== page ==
And, lovin’ it!!!
Vilay stands in the hall of our apartment building arranging the box holding our new Swisscom phone under his arm. For about three days this phone has not allowed us to answer calls or call out. I have listened to my parents leave messages on our answering machine as I frantically swear under my breathe pushing button after button on the phone trying in vain to pick up the line. I must thank my mother here and now for singing Happy Birthday to me on the machine. Mom, I was standing there the whole time listening to you sing beautifully out of tune with two girls jumping up and down singing along with you. It was too cute.
After Vilay has tucked the phone warranty in a box under his arm he offers to take the two girls with him. The girls adore riding on the train and are quick to say, “Yes…yes…I want to go with Papa.” I am as quick to say, “Yes…yes…oh, please…go with Papa!”
I never am alone. Never. Having the next two hours alone with only Boy Blue pushing his highchair around the kitchen and living room will be like visiting heaven. I did take the highchair away from him even if it wasn’t too noisy. Our neighbors living under us are not happy with us living above them. These unhappy neighbors are two women that are living alone in a three bedroom apartment (4 1/2 pieces). We have been visited twice with ugly faces demanding that our children not cry at night and not make noises during the day. I told our landlord it was like living in a prison. He told me not to worry about it that I can’t tie down my two year old son all day. It is Boy Blue that is their noise nightmare. I told them in French that he is only two and asked if I should choke him for them? I told them that it is normal for a child of his age to fall from a chair, run indoors or occasionally drop toys. However, it is not normal for them to not understand this.
I don’t worry about it anymore. The normal noises of a family with three kids living above them are the price they pay for living in an apartment meant for a large family. I don’t think my landlord is going to easily replace us with a quiet tenant with no children willing to pay for a 4 1/2 piece apartment.
We are noisy. It is normal. The family above us has four children ages 5-14. I can hear all the noises of their life playing out above me. I don’t mind because that means they are happy and free to live in their home. Frankly, the unhappy neighbor’s below are lucky it is not the family above me that is above them. I am sure they are much noisier and fight almost nightly. If the ladies underneath us don’t want a family with children living above them I would suggest not living in a large apartment that is made for families or at least finding a way to be on the top floor. Otherwise, they need to buy a house of their own.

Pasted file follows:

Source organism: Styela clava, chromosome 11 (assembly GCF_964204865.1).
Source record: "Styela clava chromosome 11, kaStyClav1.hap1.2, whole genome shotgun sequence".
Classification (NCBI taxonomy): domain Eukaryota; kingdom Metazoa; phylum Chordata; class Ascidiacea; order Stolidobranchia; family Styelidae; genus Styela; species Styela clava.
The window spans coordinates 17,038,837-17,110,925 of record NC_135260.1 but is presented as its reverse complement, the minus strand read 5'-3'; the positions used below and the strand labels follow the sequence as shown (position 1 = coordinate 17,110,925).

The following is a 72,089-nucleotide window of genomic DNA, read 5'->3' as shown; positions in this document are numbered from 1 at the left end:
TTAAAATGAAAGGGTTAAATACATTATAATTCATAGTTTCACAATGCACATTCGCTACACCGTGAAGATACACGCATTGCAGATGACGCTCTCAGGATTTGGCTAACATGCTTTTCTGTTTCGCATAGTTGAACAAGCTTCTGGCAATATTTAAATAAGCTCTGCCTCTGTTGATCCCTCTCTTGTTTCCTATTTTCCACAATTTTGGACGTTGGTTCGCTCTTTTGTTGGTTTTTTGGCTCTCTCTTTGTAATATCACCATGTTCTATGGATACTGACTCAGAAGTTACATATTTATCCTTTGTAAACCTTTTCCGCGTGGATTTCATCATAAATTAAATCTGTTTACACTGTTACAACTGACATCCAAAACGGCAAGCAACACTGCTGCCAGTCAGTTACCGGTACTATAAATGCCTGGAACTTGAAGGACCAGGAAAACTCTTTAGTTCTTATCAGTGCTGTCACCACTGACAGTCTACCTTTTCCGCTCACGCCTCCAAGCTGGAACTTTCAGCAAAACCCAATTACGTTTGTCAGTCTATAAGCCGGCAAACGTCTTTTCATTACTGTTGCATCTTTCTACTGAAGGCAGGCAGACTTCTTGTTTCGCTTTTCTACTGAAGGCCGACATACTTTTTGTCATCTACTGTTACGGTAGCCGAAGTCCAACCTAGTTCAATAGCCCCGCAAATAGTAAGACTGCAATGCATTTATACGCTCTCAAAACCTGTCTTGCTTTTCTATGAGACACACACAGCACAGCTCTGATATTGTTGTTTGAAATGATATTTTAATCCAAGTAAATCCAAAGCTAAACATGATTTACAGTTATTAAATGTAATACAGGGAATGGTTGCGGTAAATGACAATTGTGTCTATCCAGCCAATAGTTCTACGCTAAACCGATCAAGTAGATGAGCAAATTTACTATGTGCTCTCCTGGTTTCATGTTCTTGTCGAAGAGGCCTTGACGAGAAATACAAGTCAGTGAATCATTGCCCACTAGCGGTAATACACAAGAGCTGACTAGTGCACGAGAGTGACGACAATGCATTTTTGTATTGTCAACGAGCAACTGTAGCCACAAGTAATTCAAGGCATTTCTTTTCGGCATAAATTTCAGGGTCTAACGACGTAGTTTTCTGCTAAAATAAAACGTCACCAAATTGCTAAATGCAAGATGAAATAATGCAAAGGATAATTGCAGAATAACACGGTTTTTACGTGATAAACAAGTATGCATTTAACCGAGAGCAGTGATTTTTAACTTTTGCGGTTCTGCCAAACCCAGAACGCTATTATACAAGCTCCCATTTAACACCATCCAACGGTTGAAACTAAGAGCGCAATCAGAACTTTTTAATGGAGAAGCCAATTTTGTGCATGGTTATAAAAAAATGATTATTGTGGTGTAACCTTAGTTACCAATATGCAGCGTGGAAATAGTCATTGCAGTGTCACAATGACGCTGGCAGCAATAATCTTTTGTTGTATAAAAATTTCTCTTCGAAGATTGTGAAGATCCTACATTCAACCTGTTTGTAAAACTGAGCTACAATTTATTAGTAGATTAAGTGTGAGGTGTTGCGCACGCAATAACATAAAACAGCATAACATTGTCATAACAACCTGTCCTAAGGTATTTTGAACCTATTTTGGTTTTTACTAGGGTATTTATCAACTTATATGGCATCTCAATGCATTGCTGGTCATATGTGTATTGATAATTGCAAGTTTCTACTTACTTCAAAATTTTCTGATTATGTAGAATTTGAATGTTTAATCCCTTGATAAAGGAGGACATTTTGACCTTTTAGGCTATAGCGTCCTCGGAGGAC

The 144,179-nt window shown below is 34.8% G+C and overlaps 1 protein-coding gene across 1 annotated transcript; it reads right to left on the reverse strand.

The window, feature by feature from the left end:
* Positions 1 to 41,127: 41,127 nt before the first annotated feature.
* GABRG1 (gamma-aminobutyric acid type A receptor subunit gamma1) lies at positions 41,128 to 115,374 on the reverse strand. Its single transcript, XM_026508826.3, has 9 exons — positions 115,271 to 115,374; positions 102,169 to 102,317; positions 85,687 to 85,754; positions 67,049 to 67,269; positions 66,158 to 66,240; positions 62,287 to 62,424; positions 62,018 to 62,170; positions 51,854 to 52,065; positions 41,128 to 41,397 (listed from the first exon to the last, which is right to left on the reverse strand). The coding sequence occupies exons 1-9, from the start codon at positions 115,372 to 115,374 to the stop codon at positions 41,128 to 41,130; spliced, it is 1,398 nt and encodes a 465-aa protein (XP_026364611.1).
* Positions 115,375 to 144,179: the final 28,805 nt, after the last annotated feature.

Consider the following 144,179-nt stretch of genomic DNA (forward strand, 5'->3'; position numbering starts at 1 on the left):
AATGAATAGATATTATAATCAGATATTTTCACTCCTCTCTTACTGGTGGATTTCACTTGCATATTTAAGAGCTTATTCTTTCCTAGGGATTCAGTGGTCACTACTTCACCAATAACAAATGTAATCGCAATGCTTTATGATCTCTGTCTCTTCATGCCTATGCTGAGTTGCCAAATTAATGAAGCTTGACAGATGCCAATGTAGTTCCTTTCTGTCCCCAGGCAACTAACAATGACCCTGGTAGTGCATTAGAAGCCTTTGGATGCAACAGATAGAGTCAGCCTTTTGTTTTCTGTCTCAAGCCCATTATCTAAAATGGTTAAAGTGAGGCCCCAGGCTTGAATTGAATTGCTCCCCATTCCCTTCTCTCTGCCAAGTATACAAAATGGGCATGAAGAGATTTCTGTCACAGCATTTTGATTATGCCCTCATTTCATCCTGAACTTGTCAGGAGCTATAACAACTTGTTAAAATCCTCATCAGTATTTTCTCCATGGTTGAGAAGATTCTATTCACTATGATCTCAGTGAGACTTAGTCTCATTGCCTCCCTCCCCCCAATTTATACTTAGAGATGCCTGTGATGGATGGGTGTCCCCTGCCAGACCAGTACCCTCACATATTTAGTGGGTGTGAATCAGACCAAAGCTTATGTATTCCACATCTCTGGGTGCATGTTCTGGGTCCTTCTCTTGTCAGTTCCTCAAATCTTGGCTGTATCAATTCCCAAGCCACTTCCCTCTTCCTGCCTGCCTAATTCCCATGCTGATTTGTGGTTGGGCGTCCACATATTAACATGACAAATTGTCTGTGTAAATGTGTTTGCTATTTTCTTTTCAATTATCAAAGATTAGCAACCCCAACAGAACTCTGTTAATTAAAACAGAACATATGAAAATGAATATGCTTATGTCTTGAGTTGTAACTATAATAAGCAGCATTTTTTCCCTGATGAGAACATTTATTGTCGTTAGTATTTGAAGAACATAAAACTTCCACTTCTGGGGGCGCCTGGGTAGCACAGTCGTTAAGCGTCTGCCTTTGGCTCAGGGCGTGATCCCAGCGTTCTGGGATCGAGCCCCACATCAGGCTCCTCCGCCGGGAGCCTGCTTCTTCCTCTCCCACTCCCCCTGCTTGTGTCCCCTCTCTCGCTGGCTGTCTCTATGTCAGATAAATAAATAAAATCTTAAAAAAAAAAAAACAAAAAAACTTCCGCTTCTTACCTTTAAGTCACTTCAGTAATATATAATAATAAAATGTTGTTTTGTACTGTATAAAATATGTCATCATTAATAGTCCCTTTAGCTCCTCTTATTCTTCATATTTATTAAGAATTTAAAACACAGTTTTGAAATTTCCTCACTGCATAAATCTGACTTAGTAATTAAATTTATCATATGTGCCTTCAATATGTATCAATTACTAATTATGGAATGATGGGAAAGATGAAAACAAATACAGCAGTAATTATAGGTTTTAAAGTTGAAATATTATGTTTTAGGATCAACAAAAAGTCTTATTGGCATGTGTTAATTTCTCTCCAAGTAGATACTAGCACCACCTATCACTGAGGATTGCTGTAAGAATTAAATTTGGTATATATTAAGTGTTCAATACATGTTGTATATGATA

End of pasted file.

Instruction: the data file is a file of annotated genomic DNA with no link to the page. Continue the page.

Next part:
Apartment living means that you are still in a sense ‘living’ with others. Besides, when it is not raining my kids are outside playing. If it is raining I say that is too bad for the unhappy neighbors. It does rain a lot here. :)
We have a routine. Each morning, we walk to the train station to get Le Matin Bleu and 20 minutes (two free newspapers). We take a tour of the village. Afterwards, I sit on a bench reading the papers as the children play around me. From the bench, I have our mountains spread out in all their glory before me.
Sometimes, I forget how beautiful it is here. Daily life takes over. Like the other day when we were at the park near our apartment. The kids were playing and we were joking. I looked up and the landscape took my breathe away. It was that perfect.
It was like a painting full of strong trees dark against the lighter green of the grass swooping and dipping up into the sky. I sat soaking the image up until Petite Clown broke the spell asking me over and over to push her on the swing. Because, when you are three you must ask one question at least three times in a roll with no pause in between as quickly as possible before doing it again with only a few seconds space between the sentences just to make sure that the grown up heard you. Needless to say, Petite Clown knows how to break even the most powerful of spells.
It is peaceful and calm in our village. I don’t worry about my children here. Everyone knows everyone. Life is as full of adventure here as in Strasbourg. It is simply a different kind of life.
Yesterday, I thought I heard Sweet Bear crying outside. No. It was not her. It was a goat in the yard at the beginning of our street. On our street we, also, have chickens and rabbits. As we wait for the train, we often watch horses eating grass in a small fenced in area across from the train tracks. All around our village are fields full of cows and horses. There is a community pasture that we walk through. Horses will come right up to you pressing their noses into your outstretched hand in greeting.
We are really in the nature here. We are not packed up in a city. Yet, we are not alone here either. We have a community. We are apart of something. Everyone knows about the Franco-American family. We are happy here.